WAMU 88.5 : Morning Edition

Analysis: Isaac's RNC Impacts, Role Of Virginia Republicans At Convention

Play associated audio

Tropical Storm Isaac, which is expected to become Hurricane Isaac before landfall along the Gulf Coast, has prompting last-minute changes at the Republican National Convention in Tampa, Fla. The GOP has cancelled speeches scheduled for tonight and is reworking the schedule for the rest of the week. But two high-profile speakers from Virginia are still on the agenda. David Hawkings, editor of the CQ Roll Call Daily Briefing, talks with WAMU Morning Edition Host Matt McCleskey about what to expect at the 

On the tone in Tampa as Isaac approaches land: "The tone is soggy and a little bit disappointed. People are ready to start convening today; they're a little disappointed that things were called off," she says. "They're glad that things aren't going to be bad here, but very worried … that once the storm actually makes landfall elsewhere in the Gulf Coast, that will become the story and it'll still mess up the Republicans convention plans not directly by ruining the logistics but by creating a much bigger story elsewhere in the country."

What to expect from Virginia Gov. Bob McDonnell's speech Tuesday: "I'm expecting Governor McDonnell to make a full-throated defense or promotion of his own stewardship as governor, and of the state's economy, where the unemployment is down below 6 percent — much better than the national average," he says. "The theme of the night is essentially a riff on President Obama's 'you didn't build that' comment, essentially Republicans have seized on that all summer, making it the lynchpin of their discussion that obama has been a bad steward of the economy."

On the role of former Alabama Rep. Artur Davis's, who ran for Alabama governor as a Democrat but has since switched parties and moved to Virginia: "He actually gets an even more prominent speaking role … than Gov. McDonnell. Artur Davis now becomes, next to Condoleezza Rice, the most prominent African-American person who will be speaking at the convention," Hawkings says. "His role will be a traditional role of advocating in favor of Mitt Romney as an alternative to  President Obama; he will almost certainly say that he was wrong when he previously endorsed Obama enthusiastically for the 2008 nomination." 

On Davis's own political agenda: "All these speeches are not only to promote the candidate, the ticket, the agenda, but also to promote yourself," Hawkings says. "Artur Davis can talk about his own decision to move out of the south and into Virginia where he is widely expected to run for office, probably for a Northern Virginia seat against Rep. Gerry Connolly (D) in two years.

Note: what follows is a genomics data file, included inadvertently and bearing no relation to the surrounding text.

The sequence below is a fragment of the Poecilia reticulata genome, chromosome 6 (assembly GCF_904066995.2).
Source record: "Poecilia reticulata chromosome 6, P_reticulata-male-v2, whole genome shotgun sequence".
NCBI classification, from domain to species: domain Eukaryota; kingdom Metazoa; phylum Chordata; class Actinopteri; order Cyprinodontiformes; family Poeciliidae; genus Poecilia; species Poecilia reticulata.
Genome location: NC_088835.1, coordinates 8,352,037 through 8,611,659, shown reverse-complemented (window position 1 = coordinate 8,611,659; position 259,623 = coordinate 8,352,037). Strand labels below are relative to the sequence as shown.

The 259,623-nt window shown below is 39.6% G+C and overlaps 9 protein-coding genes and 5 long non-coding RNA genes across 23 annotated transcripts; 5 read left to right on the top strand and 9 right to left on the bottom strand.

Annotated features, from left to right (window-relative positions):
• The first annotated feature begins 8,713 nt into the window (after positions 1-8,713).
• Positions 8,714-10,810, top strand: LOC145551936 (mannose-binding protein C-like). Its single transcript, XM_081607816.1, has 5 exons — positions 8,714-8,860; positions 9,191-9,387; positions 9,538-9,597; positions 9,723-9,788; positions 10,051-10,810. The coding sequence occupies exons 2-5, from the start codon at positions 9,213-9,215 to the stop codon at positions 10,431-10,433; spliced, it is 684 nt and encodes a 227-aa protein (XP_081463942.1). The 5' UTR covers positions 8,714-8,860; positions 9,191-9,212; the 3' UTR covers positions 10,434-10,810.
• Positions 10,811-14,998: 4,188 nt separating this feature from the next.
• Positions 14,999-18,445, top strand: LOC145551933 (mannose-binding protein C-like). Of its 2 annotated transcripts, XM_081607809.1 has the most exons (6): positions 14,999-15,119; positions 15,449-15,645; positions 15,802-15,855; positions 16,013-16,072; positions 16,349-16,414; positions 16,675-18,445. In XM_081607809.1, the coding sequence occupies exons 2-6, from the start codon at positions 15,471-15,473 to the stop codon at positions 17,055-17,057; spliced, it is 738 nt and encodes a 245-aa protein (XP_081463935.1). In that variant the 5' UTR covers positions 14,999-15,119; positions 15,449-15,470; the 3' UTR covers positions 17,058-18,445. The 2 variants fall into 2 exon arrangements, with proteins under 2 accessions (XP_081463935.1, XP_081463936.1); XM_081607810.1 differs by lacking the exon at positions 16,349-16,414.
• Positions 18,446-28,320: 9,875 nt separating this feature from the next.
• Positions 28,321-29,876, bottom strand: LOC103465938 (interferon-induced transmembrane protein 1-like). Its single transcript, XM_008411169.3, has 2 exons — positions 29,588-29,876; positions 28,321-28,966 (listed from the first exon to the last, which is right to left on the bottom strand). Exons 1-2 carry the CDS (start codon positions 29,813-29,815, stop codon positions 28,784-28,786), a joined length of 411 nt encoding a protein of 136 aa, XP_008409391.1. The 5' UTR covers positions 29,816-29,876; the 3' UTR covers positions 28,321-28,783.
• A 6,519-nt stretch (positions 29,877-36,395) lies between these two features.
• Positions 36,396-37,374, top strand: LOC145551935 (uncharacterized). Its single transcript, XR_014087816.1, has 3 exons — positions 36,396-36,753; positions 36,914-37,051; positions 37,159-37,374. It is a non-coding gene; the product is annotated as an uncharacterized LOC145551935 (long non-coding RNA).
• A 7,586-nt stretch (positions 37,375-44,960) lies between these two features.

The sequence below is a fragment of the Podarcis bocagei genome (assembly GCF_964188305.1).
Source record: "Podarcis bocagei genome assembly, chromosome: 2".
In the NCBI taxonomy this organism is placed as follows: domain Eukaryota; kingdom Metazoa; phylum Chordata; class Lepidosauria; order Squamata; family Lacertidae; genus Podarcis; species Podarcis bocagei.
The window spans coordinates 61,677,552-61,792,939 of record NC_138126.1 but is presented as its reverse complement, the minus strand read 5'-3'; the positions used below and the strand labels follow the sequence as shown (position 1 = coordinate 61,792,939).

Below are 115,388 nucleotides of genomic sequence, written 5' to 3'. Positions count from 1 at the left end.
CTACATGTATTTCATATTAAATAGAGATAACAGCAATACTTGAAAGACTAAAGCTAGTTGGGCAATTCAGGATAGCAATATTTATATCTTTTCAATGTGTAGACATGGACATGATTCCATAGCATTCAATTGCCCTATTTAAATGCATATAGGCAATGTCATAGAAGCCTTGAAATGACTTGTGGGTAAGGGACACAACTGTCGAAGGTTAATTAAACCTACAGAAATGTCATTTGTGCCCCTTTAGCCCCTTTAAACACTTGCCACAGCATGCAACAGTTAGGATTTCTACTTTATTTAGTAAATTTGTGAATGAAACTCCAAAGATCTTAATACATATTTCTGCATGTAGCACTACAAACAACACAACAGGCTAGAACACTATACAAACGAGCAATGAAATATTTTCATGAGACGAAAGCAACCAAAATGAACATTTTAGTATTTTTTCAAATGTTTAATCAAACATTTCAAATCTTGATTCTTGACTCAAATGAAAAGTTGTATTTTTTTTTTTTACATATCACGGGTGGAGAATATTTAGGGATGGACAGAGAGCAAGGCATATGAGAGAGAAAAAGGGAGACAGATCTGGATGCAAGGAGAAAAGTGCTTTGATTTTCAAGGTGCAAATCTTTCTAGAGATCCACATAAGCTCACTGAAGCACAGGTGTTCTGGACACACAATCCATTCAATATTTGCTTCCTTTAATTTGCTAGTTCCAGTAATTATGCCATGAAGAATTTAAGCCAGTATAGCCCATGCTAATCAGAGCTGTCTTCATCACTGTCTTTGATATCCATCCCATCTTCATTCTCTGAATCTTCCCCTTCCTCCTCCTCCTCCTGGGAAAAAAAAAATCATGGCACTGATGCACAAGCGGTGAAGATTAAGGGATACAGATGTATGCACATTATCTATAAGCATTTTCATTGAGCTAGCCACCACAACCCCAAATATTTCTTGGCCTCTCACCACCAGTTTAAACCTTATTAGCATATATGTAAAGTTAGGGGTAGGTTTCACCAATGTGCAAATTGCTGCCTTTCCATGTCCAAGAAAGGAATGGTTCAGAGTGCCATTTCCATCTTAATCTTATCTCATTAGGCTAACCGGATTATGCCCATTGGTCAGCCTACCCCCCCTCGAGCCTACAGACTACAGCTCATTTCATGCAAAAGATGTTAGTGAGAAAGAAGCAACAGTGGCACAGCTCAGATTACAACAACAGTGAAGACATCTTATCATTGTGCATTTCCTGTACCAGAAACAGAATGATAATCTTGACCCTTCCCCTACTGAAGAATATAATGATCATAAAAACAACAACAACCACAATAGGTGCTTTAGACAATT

On the Virginia district that Davis has his eye on, which was formerly held by a Republican Rep. Tom Davis: "It's one of the swing districts left in our part of the country, and it's probably the most swing district left in our area," Hawkings says. "Artur Davis sent pretty good signals that he wants to restart his political career. He lost a very bitter Democratic primary for governor and now he wants to restart his political career as a Republican."

NPR

'Daisy Is An Animal': Jennifer Jason Leigh On Her Comeback In 'The Hateful Eight'

Actress Jennifer Jason Leigh is back in the spotlight with an Oscar nomination for her role as a murderous woman in the movie The Hateful Eight. NPR's Kelly McEvers talks with her about being cast by Quentin Tarantino.
NPR

Buy Crop Insurance, Double Your Money

The nation's crop insurance program is really a lottery, says one prominent economist. And it's rigged so that farmers win. In fact, farmers typically get back double the money they pay for premiums.
NPR

South Carolina Voters Likely To Play Major Role In Sorting Out GOP Race

The next big Republican primary is just over a week from now in South Carolina, which has a strong track record for picking the eventual winner. The state also has a history of dirty politics.
NPR

Do You Like Me? Swiping Leads To Spike In Online Dating For Young Adults

A study by the Pew Research Center finds the use of online dating sites has mushroomed in the past few years, particularly among 18- to 24-year-olds.

Leave a Comment

Help keep the conversation civil. Please refer to our Terms of Use and Code of Conduct before posting your comments.